For the Droh!me project, the proposal highlights the importance of publicly accessible infrastructures by looking into the project's governance and developing relevant proposals. The proposal is based on two hypotheses: the first of these (called « PPP+ ») builds upon the existing management model and completes it by adding a board of directors that includes members from the local civil society who make sure the project keeps public accessibility among its priorities; the second governance scenario involves putting the entire project back into the hands of the Regional authorities and redesigning the site's programming process by taking into account the new land use situation.
Fig. 2 Visualization of the new Public-Public Partnership governance proposal. The proposal integrates the creation of a board of directors which insures the continuity of the inclusion of the community, local educational institutions and the values of social responsibility in the project.
For the public projects (Médecins du Monde and Abbaye), the proposals also call for vigilance with regards to the target groups. In the case of the Abbaye project, the team identifies a risk that the cultural infrastructure could address only certain groups, and suggests setting up a neighbourhood forum that would have a say in the venue's organisation and cultural programme. Vigilance is also important in Cureghem, where the group of students and researchers identified a risk that the Médecins du Monde centre might remain isolated in its attempt to provide healthcare to Brussels’ most destitute population; to counter this, the group suggests building a network of associations and creating a social cooperative platform.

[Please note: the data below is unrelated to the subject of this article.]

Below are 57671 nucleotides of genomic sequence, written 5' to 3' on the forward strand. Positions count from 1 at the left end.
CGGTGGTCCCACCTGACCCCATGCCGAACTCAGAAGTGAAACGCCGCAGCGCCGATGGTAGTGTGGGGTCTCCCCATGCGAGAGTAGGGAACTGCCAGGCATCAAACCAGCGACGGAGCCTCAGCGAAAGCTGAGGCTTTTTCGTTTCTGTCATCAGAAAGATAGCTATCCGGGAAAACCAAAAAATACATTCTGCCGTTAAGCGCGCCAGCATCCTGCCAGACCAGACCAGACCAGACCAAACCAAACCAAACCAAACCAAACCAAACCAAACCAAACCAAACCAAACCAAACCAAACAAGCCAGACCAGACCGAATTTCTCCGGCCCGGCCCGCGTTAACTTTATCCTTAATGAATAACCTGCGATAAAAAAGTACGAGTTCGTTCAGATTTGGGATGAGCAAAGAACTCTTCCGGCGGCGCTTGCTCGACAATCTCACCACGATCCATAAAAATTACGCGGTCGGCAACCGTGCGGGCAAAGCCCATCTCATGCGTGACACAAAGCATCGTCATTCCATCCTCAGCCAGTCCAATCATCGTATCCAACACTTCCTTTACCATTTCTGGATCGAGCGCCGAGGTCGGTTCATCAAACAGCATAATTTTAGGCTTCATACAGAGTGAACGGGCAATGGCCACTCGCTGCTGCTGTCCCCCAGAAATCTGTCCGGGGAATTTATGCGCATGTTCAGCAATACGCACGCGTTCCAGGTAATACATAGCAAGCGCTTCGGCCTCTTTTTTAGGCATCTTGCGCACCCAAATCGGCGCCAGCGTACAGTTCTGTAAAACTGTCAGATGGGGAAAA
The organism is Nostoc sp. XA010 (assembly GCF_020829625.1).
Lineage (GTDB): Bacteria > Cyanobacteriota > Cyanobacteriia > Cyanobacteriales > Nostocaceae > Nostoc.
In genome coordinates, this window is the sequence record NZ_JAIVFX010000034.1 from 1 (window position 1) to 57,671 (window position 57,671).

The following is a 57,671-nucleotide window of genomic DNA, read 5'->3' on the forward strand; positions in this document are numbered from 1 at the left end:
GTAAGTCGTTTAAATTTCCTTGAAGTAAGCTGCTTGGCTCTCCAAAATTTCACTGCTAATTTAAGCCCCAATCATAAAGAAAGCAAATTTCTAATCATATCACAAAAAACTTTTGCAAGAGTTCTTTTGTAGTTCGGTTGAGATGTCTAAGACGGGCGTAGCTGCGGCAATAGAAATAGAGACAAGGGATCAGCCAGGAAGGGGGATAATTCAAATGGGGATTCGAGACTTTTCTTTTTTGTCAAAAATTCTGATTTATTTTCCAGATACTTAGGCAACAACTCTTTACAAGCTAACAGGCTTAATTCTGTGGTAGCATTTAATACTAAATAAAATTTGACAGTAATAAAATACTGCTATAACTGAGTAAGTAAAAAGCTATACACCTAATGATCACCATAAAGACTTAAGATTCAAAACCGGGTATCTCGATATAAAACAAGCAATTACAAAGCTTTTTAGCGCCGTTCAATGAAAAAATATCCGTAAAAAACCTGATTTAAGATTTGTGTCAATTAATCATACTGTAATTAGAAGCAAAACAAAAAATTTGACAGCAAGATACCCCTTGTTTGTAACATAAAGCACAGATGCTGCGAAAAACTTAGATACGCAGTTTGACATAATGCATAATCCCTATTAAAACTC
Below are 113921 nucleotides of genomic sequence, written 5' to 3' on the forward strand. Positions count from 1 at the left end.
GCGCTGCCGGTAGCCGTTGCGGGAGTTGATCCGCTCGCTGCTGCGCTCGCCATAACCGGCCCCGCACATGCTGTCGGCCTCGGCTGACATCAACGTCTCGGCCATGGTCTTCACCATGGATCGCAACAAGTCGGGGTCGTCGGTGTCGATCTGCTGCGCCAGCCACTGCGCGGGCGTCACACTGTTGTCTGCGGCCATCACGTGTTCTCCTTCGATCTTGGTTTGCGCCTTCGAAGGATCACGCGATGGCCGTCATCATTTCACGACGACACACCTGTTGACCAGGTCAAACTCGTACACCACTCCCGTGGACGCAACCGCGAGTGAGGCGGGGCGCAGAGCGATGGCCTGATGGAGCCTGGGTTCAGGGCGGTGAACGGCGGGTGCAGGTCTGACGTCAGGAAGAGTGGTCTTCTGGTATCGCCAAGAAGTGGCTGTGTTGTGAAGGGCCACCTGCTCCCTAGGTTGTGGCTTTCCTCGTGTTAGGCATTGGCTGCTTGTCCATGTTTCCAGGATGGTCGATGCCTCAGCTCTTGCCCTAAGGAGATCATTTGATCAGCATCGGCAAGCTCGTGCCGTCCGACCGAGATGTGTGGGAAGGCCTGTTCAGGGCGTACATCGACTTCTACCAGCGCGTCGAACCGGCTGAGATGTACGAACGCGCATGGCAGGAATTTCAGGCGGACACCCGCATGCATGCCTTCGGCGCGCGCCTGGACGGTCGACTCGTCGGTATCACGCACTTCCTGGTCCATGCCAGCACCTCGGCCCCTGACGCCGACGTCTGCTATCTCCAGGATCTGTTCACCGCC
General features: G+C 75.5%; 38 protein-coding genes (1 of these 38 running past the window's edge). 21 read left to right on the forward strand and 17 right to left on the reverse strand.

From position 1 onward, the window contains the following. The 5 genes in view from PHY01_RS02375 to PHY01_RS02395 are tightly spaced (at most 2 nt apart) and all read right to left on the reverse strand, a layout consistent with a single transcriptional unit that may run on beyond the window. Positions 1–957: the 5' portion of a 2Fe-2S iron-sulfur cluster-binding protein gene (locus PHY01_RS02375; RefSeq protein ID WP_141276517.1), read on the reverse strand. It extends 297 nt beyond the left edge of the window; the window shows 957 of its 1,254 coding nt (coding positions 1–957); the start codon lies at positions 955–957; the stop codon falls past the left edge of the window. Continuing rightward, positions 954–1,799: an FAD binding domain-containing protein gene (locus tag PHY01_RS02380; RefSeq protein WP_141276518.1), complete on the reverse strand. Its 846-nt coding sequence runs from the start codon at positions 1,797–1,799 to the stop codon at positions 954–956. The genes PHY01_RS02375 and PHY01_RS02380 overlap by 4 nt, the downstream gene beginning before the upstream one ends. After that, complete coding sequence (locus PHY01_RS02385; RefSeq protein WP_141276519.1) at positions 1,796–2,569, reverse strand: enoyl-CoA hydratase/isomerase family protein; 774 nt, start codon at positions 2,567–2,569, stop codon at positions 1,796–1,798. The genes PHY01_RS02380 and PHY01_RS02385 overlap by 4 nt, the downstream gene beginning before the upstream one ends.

Fig. 3 Diagram showing the new relations between the Abbaye of Forest with the wider Saint-Denis area. The proposed scenario shows a public use of the Abbey and how it will work,on the example of a festival.
Fig. 4 Creation of a new cooperative model around a common vision of health, through the networking of existing neighborhood associations and the involvement of the main stakeholders of the site.
For all projects, whether they are run by public, private, or non-profit players, the working groups underline the importance of communicating with the immediate and extended social environment. Each group seemed to believe that getting the target groups on board with the projects (whether local residents or visitors from all around the city or Region) required setting up a community of various players who should be recognised for their contributions to the project.